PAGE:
Date Published: February 8, 2017
Publisher: Public Library of Science
Author(s): Robert Mooney, Leo R. Quinlan, Gavin Corley, Alan Godfrey, Conor Osborough, Gearóid ÓLaighin, Tiago M Barbosa.
The study aims were to evaluate the validity of two commercially available swimming activity monitors for quantifying temporal and kinematic swimming variables.
Ten national level swimmers (5 male, 5 female; 15.3±1.3years; 164.8±12.9cm; 62.4±11.1kg; 425±66 FINA points) completed a set protocol comprising 1,500m of swimming involving all four competitive swimming strokes. Swimmers wore the Finis Swimsense and the Garmin Swim activity monitors throughout. The devices automatically identified stroke type, swim distance, lap time, stroke count, stroke rate, stroke length and average speed. Video recordings were also obtained and used as a criterion measure to evaluate performance.
A significant positive correlation was found between the monitors and video for the identification of each of the four swim strokes (Garmin: X2 (3) = 31.292, p<0.05; Finis:X2 (3) = 33.004, p<0.05). No significant differences were found for swim distance measurements. Swimming laps performed in the middle of a swimming interval showed no significant difference from the criterion (Garmin: bias -0.065, 95% confidence intervals -3.828–6.920; Finis bias -0.02, 95% confidence intervals -3.095–3.142). However laps performed at the beginning and end of an interval were not as accurately timed. Additionally, a statistical difference was found for stroke count measurements in all but two occasions (p<0.05). These differences affect the accuracy of stroke rate, stroke length and average speed scores reported by the monitors, as all of these are derived from lap times and stroke counts. Both monitors were found to operate with a relatively similar performance level and appear suited for recreational use. However, issues with feature detection accuracy may be related to individual variances in stroke technique. It is reasonable to expect that this level of error would increase when the devices are used by recreational swimmers rather than elite swimmers. Further development to improve accuracy of feature detection algorithms, specifically for lap time and stroke count, would also increase their suitability within competitive settings.
Swimming ranks amongst the most popular leisure activities worldwide [1,2]. The general health benefits of regular swimming are well established and swimming is one of the few sports that can be enjoyed during all stages of life . Individuals who swim as a recreational activity for health and fitness can benefit from monitoring some basic indices of their performance. Parameters may include the time or distance completed; in much the same fashion as a recreational runner will use a stopwatch or GPS device. Indeed, research evidence suggests that better health outcomes can arise when levels of physical activity are quantified .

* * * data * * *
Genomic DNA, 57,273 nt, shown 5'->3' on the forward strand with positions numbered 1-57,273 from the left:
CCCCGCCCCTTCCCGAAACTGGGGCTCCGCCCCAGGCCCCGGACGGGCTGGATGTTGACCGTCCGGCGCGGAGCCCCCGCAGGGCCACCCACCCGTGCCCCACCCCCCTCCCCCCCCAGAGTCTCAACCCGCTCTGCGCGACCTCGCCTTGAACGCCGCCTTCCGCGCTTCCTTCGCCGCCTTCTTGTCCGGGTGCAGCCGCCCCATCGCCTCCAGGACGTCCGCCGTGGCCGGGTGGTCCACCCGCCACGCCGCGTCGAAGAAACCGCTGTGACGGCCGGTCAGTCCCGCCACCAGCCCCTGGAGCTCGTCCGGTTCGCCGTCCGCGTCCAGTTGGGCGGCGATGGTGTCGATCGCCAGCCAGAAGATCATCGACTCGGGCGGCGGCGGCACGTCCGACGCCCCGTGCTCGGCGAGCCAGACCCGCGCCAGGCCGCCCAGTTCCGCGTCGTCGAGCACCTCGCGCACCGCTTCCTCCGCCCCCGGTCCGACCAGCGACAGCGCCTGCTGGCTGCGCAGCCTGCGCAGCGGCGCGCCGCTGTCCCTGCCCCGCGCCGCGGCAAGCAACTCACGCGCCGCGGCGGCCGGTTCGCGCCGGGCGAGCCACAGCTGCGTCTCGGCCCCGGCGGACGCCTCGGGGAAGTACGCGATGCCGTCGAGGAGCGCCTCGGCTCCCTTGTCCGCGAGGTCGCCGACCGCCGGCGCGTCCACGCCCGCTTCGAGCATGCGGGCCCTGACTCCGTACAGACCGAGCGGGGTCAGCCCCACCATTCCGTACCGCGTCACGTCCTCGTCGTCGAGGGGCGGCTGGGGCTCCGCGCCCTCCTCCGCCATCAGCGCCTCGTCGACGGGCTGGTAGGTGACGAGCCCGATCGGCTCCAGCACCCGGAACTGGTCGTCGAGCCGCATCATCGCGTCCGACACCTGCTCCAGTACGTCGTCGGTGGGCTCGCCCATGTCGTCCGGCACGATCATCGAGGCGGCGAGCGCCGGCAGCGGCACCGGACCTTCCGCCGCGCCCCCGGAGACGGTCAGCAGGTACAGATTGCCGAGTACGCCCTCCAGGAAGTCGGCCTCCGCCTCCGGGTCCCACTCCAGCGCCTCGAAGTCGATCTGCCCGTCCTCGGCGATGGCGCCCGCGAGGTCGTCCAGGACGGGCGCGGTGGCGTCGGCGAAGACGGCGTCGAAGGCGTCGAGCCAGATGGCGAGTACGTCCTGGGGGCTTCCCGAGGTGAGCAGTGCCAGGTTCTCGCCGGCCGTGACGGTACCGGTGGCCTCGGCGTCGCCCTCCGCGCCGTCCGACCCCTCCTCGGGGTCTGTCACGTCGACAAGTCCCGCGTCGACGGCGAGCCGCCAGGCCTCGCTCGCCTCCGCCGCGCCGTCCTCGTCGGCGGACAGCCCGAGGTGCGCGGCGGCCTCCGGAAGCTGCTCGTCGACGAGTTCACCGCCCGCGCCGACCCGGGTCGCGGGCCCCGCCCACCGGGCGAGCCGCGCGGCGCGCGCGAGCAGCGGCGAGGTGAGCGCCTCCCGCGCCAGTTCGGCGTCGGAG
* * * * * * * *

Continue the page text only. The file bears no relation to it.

Table 1 compares the sensitivity and specificity of the stroke type identification function for both activity monitors. The Garmin Swim correctly identified which of the four competitive swimming strokes was performed for a given lap with 95.4% overall sensitivity rate whilst the Finis Swimsense was slightly more sensitive at 96.4% overall. It was also found that there was a significant correlation in stroke type identification between the activity monitors and video for each of the four strokes (Garmin: X2 (3) = 31.292, p<0.05; Finis: X2 (3) = 33.004, p<0.05). Taking each stroke in isolation, a sensitivity of 94% or greater was achieved in all but two cases; namely breaststroke when recorded with the Garmin (86.0%) and backstroke when recorded by the Finis monitor (88.9%). This is also reflected in the slightly lower specificity values for these two strokes. The aim of this study was to assess the accuracy of the Finis Swimsense and the Garmin Swim activity monitors and to assess the validity of using these devices in recreational settings. It is well established that the pattern of hand movement during swimming shows considerable variances owing to various factors including anthropometrics, skill level and fatigue [20–22]. With recreational swimmers, there can be a very wide variation in skill level and fatigue, with consequent high levels of variation in swim performance in this group of swimmers. Conversely, competitive athletes display more consistent patterns of movement  and thus these athletes were used for our testing in order to minimize variation in swimming performance. Thus the results obtained in this study would represent expected best case findings for these devices and it would be reasonable to expect that there would be a significant deterioration in the activity monitors’ performance when used by recreational swimmers. This is the first study to assess the accuracy of two commercially available swimming activity monitors; the Finis Swimsense and Garmin Swim. Both monitors were found to operate with a relatively similar performance level. However, as previously noted, with recreational swimmers there can be a very wide variation in skill level and fatigue, with consequent high levels of variation in swim performance in this group of swimmers. Conversely, competitive athletes display more consistent patterns of movement  and thus the results obtained in this study would represent expected best case findings for these devices and it would be reasonable to expect that there would be a significant deterioration in the activity monitors’ performance when used by recreational swimmers. Source: http://doi.org/10.1371/journal.pone.0170902